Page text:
Supply Chain and Operations Management

About Supply Chain Management

Our mission is to develop and apply the integrative approach of supply chain management (SCM) to achieve continuous improvement of quality of life, functioning of society, and professional development of individuals and organisations.

To achieve this, the research groups that together represent the subject area of SCM conduct research at highest academic standards that is of interest for the research community and relevance for practitioners and policy makers.  Further, the subject area commits to research-lead teaching and learning activity, not only to meet contemporary employability criteria but also in order to develop these together with external organisations, which includes manufacturing and transportation, but also service providers and governmental institutions.

Unique selling points

The research group at Chalmers is renowned for working closely with external organisations in research and teaching, it has well-established national and international networks, and it has taken on a leading role in providing an integrative approach to the subject area of supply chain management. There are in particular six integrative features shape the direction and delivery of the group:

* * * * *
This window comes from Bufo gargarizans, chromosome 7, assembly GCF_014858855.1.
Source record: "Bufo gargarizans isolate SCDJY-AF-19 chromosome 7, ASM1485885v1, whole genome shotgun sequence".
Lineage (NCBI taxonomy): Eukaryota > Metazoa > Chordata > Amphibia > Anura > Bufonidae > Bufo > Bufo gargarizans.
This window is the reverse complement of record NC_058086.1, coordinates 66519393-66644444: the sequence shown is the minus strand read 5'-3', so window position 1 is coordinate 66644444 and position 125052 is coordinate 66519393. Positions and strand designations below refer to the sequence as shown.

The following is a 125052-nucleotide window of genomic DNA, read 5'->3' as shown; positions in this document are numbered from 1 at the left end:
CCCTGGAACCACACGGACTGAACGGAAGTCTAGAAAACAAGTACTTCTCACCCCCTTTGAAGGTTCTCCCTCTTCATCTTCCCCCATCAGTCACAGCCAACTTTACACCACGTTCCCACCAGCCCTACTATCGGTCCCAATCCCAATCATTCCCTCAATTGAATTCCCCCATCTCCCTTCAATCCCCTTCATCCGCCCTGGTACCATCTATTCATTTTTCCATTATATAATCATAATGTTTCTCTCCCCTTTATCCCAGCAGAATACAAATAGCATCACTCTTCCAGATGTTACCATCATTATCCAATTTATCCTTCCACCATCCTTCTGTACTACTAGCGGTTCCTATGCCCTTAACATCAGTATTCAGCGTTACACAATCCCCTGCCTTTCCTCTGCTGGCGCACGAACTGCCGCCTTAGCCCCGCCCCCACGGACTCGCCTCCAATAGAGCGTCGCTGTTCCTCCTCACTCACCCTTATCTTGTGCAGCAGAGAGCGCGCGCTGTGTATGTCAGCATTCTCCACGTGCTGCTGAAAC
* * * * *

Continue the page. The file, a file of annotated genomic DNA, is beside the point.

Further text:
1. Process: Key business processes deliver goods and services
    Production of goods and services is based upon integration of key business processes that constitute the production flow; purchasing and supply management, manufacturing- and logistics operations, materials handling, product development, distribution, transport, customer service and reverse logistics, within and across the boundaries of the firm. Information technology and systems supporting this integration is an essential part of SCM.
  2. Inter-organisational: Buyer-supplier relationship management in business networks
    A key to successful performance lies in the organisation’s ability to manage relationships with customers and suppliers. Further, these relationships must be understood in a wider context of the supply network. The study of business processes crossing organizational borders is an important characteristic of our research.

  3. Performance: Environmental, social and economic impact